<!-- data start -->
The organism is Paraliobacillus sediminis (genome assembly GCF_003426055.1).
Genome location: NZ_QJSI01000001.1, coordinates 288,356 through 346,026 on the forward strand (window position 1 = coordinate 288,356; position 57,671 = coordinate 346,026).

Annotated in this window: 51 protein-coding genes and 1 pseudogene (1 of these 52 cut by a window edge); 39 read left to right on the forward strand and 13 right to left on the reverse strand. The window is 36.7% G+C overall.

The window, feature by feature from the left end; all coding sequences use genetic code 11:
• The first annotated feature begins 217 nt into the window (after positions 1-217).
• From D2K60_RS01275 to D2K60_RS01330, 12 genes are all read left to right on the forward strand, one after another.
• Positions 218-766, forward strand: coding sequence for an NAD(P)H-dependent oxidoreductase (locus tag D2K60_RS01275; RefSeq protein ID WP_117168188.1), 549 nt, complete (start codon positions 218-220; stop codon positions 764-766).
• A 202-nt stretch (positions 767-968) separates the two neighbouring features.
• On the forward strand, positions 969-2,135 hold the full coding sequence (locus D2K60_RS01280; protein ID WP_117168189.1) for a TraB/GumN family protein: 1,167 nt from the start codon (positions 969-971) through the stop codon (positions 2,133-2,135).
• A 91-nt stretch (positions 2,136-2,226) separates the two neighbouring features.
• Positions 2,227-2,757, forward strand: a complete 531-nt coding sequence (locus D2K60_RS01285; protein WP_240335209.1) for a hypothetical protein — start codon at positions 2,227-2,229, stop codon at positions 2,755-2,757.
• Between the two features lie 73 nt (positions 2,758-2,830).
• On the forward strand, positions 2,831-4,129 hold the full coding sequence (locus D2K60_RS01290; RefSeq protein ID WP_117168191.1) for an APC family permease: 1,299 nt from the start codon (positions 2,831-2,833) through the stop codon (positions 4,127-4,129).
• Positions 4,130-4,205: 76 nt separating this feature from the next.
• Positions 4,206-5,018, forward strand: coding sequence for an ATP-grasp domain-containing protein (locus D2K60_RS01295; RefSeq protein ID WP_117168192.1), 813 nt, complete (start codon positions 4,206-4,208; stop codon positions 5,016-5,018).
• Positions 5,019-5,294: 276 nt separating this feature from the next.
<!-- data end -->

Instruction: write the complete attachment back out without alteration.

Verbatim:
The organism is Paraliobacillus sediminis (genome assembly GCF_003426055.1).
Genome location: NZ_QJSI01000001.1, coordinates 288,356 through 346,026 on the forward strand (window position 1 = coordinate 288,356; position 57,671 = coordinate 346,026).

Annotated in this window: 51 protein-coding genes and 1 pseudogene (1 of these 52 cut by a window edge); 39 read left to right on the forward strand and 13 right to left on the reverse strand. The window is 36.7% G+C overall.

The window, feature by feature from the left end; all coding sequences use genetic code 11:
• The first annotated feature begins 217 nt into the window (after positions 1-217).
• From D2K60_RS01275 to D2K60_RS01330, 12 genes are all read left to right on the forward strand, one after another.
• Positions 218-766, forward strand: coding sequence for an NAD(P)H-dependent oxidoreductase (locus tag D2K60_RS01275; RefSeq protein ID WP_117168188.1), 549 nt, complete (start codon positions 218-220; stop codon positions 764-766).
• A 202-nt stretch (positions 767-968) separates the two neighbouring features.
• On the forward strand, positions 969-2,135 hold the full coding sequence (locus D2K60_RS01280; protein ID WP_117168189.1) for a TraB/GumN family protein: 1,167 nt from the start codon (positions 969-971) through the stop codon (positions 2,133-2,135).
• A 91-nt stretch (positions 2,136-2,226) separates the two neighbouring features.
• Positions 2,227-2,757, forward strand: a complete 531-nt coding sequence (locus D2K60_RS01285; protein WP_240335209.1) for a hypothetical protein — start codon at positions 2,227-2,229, stop codon at positions 2,755-2,757.
• Between the two features lie 73 nt (positions 2,758-2,830).
• On the forward strand, positions 2,831-4,129 hold the full coding sequence (locus D2K60_RS01290; RefSeq protein ID WP_117168191.1) for an APC family permease: 1,299 nt from the start codon (positions 2,831-2,833) through the stop codon (positions 4,127-4,129).
• Positions 4,130-4,205: 76 nt separating this feature from the next.
• Positions 4,206-5,018, forward strand: coding sequence for an ATP-grasp domain-containing protein (locus D2K60_RS01295; RefSeq protein ID WP_117168192.1), 813 nt, complete (start codon positions 4,206-4,208; stop codon positions 5,016-5,018).
• Positions 5,019-5,294: 276 nt separating this feature from the next.